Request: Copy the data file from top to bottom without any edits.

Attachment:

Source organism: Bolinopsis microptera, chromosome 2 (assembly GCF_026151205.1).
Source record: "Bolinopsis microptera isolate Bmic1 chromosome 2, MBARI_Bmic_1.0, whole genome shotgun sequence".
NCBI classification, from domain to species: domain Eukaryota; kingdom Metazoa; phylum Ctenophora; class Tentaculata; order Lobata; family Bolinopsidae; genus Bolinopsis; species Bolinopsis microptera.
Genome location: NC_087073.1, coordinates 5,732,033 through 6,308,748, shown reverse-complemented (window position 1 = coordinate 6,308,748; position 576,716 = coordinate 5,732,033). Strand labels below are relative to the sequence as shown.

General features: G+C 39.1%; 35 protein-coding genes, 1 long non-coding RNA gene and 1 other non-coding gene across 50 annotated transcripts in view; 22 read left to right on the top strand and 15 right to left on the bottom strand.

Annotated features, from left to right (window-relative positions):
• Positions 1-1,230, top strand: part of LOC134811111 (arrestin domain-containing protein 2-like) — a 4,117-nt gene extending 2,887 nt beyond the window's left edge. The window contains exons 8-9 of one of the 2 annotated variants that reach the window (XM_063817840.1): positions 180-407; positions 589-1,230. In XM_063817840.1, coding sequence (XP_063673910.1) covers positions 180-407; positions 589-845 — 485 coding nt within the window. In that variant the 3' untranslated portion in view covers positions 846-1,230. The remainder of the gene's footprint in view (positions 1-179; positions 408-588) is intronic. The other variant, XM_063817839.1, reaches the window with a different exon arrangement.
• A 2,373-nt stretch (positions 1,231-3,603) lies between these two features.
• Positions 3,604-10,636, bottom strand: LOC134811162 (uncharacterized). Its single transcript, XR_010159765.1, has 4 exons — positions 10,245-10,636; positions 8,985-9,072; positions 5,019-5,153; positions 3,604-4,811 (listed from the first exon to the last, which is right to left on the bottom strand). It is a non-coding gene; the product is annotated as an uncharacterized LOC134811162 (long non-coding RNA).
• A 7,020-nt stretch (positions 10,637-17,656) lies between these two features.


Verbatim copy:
Source organism: Bolinopsis microptera, chromosome 2 (assembly GCF_026151205.1).
Source record: "Bolinopsis microptera isolate Bmic1 chromosome 2, MBARI_Bmic_1.0, whole genome shotgun sequence".
NCBI classification, from domain to species: domain Eukaryota; kingdom Metazoa; phylum Ctenophora; class Tentaculata; order Lobata; family Bolinopsidae; genus Bolinopsis; species Bolinopsis microptera.
Genome location: NC_087073.1, coordinates 5,732,033 through 6,308,748, shown reverse-complemented (window position 1 = coordinate 6,308,748; position 576,716 = coordinate 5,732,033). Strand labels below are relative to the sequence as shown.

General features: G+C 39.1%; 35 protein-coding genes, 1 long non-coding RNA gene and 1 other non-coding gene across 50 annotated transcripts in view; 22 read left to right on the top strand and 15 right to left on the bottom strand.

Annotated features, from left to right (window-relative positions):
• Positions 1-1,230, top strand: part of LOC134811111 (arrestin domain-containing protein 2-like) — a 4,117-nt gene extending 2,887 nt beyond the window's left edge. The window contains exons 8-9 of one of the 2 annotated variants that reach the window (XM_063817840.1): positions 180-407; positions 589-1,230. In XM_063817840.1, coding sequence (XP_063673910.1) covers positions 180-407; positions 589-845 — 485 coding nt within the window. In that variant the 3' untranslated portion in view covers positions 846-1,230. The remainder of the gene's footprint in view (positions 1-179; positions 408-588) is intronic. The other variant, XM_063817839.1, reaches the window with a different exon arrangement.
• A 2,373-nt stretch (positions 1,231-3,603) lies between these two features.
• Positions 3,604-10,636, bottom strand: LOC134811162 (uncharacterized). Its single transcript, XR_010159765.1, has 4 exons — positions 10,245-10,636; positions 8,985-9,072; positions 5,019-5,153; positions 3,604-4,811 (listed from the first exon to the last, which is right to left on the bottom strand). It is a non-coding gene; the product is annotated as an uncharacterized LOC134811162 (long non-coding RNA).
• A 7,020-nt stretch (positions 10,637-17,656) lies between these two features.